Sedentary behaviour and Physical Activity

  • The lower and upper limit of aerobic PA intensity, duration and frequency to exert a beneficial effect is unknown.
  • The effectiveness of PA monitoring vs. simple counselling to optimize the motivation of patients to adhere to active lifestyle is unknown.
  • The role and sustainability of modern technology (such as wearable technology, ‘exergaming’ and smartphone apps) for motivating people to undertake more PA has not been established.


  • The biggest challenge in dietary prevention of CVD is to develop more effective strategies to make people change their diet (both quantitatively and qualitatively) and to maintain that healthy diet and a normal weight.
  • Research into the substances in foods that underlie the protective effects is ongoing.

Body Weight

  • Knowledge and implementation of effective strategies to achieve weight loss and maintain a long-term healthy weight.
  • Identification of the relative roles of diet, exercise and behavior modification in the management of overweight and obese people.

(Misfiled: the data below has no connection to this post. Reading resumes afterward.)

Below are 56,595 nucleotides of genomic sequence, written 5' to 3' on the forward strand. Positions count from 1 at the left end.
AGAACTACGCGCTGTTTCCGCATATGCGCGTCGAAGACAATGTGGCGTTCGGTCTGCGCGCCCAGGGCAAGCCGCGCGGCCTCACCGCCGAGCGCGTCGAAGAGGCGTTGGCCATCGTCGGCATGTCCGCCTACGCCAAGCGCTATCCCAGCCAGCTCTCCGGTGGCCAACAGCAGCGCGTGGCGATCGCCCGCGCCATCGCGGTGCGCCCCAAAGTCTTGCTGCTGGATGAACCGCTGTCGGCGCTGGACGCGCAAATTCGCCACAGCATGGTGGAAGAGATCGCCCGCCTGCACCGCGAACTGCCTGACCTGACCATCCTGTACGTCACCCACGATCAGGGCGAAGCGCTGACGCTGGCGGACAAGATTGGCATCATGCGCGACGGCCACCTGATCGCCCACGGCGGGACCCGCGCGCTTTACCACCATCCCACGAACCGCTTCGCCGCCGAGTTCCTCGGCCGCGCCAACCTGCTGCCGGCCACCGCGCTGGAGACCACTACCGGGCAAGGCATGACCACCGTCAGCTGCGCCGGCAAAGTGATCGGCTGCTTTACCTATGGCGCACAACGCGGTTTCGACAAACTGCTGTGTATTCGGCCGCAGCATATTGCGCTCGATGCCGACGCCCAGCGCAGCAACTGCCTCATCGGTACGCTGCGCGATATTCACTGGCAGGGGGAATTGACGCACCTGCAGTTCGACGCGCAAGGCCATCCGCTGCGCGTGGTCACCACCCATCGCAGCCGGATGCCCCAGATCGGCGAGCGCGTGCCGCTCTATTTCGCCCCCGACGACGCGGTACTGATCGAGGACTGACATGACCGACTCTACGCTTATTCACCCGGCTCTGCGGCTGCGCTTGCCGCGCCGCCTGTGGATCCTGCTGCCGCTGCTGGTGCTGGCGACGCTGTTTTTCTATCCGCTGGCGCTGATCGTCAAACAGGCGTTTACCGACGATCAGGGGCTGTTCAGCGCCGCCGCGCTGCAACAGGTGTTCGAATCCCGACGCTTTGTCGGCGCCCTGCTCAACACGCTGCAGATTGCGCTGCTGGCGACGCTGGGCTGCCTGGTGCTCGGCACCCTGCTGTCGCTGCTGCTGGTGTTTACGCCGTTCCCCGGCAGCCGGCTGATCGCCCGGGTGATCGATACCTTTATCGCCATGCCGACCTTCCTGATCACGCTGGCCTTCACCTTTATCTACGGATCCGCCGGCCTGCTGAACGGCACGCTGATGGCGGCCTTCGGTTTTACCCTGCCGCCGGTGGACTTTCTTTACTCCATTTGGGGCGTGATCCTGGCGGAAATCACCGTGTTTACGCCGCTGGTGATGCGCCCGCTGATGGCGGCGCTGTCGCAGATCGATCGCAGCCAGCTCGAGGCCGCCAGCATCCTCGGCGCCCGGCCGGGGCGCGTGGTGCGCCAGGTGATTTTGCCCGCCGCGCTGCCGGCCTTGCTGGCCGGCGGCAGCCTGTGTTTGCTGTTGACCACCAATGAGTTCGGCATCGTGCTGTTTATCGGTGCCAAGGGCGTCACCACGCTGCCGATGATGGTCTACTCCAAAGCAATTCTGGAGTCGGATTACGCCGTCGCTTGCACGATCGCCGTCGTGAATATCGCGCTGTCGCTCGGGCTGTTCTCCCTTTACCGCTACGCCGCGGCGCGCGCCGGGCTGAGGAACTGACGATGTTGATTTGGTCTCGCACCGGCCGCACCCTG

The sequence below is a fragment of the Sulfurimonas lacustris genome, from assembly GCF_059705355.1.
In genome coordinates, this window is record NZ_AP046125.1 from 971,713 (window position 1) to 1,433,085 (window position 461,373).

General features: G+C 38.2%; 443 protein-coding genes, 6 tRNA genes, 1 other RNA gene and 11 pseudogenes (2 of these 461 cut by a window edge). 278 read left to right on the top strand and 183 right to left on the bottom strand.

• The optimal level of BMI over the life course (at older ages and after a CV event).

Lipid Control

  • Triglyceride or HDL-C values as a target for therapy.
  • Whether Lp(a) lowering against background statin therapy can reduce the risk of CVD.
  • How to increase adoption of non-HDL-C and non-fasting samples in clinical practice.
  • Whether functional foods and food supplements with a lipid-lowering effect can safely reduce the risk of CVD.

Diabetes Mellitus

  • There is a need to examine whether a type 2 DM CV risk score based on either 10 year or lifetime risk helps to improve targeting of preventative therapies and leads to a reduction in CV risk or a gain in lifetime years free from disease.